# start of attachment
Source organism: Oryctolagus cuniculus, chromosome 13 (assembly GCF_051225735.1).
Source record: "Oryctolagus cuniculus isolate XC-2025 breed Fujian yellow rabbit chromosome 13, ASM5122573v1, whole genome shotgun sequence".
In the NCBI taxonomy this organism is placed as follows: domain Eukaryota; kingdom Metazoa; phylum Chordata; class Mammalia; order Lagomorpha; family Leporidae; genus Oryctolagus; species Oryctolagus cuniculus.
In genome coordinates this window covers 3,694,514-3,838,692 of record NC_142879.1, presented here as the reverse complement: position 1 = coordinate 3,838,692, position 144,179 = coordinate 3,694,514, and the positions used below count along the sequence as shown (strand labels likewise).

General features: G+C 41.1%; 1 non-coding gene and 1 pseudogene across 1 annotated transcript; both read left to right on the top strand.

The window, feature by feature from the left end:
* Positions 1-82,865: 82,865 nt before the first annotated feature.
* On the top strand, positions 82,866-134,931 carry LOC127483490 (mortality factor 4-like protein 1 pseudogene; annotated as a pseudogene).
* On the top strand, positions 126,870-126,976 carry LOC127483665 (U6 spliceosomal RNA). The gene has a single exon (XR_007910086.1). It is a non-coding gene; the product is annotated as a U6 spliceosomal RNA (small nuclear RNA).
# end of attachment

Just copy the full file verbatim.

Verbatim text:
Source organism: Oryctolagus cuniculus, chromosome 13 (assembly GCF_051225735.1).
Source record: "Oryctolagus cuniculus isolate XC-2025 breed Fujian yellow rabbit chromosome 13, ASM5122573v1, whole genome shotgun sequence".
In the NCBI taxonomy this organism is placed as follows: domain Eukaryota; kingdom Metazoa; phylum Chordata; class Mammalia; order Lagomorpha; family Leporidae; genus Oryctolagus; species Oryctolagus cuniculus.
In genome coordinates this window covers 3,694,514-3,838,692 of record NC_142879.1, presented here as the reverse complement: position 1 = coordinate 3,838,692, position 144,179 = coordinate 3,694,514, and the positions used below count along the sequence as shown (strand labels likewise).

General features: G+C 41.1%; 1 non-coding gene and 1 pseudogene across 1 annotated transcript; both read left to right on the top strand.

The window, feature by feature from the left end:
* Positions 1-82,865: 82,865 nt before the first annotated feature.
* On the top strand, positions 82,866-134,931 carry LOC127483490 (mortality factor 4-like protein 1 pseudogene; annotated as a pseudogene).
* On the top strand, positions 126,870-126,976 carry LOC127483665 (U6 spliceosomal RNA). The gene has a single exon (XR_007910086.1). It is a non-coding gene; the product is annotated as a U6 spliceosomal RNA (small nuclear RNA).